The COVID-19 pandemic opened Pandora’s Box on the deepest health issues that were already ingrained in our communities today.
GIS and public health go hand-in-hand in creating healthy and safe communities. Public health professionals can use a number of basic GIS tools to enhance their work.
Right now, regulatory agencies are deep in the throes of dealing with the coronavirus crisis. It may take months or years to fully understand and meaningfully change the way we respond to similar events in the future. But we can look to a not-so-distant past to provide some insight and guidance.
The AWS partner network supports frontline workers with technology that enables tracking of health care resources, analyzes utilization of resources and more.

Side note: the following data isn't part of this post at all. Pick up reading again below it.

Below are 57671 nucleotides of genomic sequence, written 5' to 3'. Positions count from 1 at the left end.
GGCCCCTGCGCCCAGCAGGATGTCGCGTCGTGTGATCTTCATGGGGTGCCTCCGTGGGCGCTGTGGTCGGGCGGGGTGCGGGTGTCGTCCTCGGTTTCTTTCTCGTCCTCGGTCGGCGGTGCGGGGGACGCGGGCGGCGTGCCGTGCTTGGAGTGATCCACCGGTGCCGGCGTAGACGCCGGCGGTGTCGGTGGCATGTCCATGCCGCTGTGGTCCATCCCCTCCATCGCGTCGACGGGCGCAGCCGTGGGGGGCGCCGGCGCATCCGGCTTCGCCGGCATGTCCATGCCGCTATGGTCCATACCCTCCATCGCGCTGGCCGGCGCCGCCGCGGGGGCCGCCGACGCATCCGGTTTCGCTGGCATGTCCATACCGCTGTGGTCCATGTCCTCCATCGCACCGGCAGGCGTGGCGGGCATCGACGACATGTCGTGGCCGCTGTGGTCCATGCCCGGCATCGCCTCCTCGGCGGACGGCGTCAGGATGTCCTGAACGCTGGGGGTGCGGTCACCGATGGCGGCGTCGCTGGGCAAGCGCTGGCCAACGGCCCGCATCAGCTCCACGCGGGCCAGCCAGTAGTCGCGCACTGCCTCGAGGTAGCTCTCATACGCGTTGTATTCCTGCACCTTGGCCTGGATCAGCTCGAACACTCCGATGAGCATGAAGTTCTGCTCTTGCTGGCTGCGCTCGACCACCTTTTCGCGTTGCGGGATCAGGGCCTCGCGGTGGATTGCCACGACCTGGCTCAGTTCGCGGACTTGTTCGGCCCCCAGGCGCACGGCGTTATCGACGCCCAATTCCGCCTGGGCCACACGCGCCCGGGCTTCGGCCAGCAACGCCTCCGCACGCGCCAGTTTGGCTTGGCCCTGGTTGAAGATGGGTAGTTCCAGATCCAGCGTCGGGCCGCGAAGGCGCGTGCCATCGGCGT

Partnerships 4 Success (P4S) is using GIS to map community conditions, analyze geospatial data, inform policy decisions and resource allocation, and disseminate information to address health inequities in San Diego’s South Bay.
There are reasons to expect the in-home care industry will continue to grow in a post-pandemic society. What are some performance metrics to consider for start-ups in this space?
Like offensive lines create space for running backs to sprint into record books and quarterbacks to etch their name onto MVP trophies, government technology departments often lead agencies to their goals.
33 years ago, the Montreal Protocol laid the foundation for governments across the globe to coordinate action against a common threat. Today, in the face of COVID-19 and climate change, we need a new Montreal Protocol.
According to Nancy Rainosek, the ongoing coronavirus crisis presents cybercriminals with an opportunity to strike agencies and hospitals.
What can we do to help our employees, families, and friends to help them cope during this pandemic?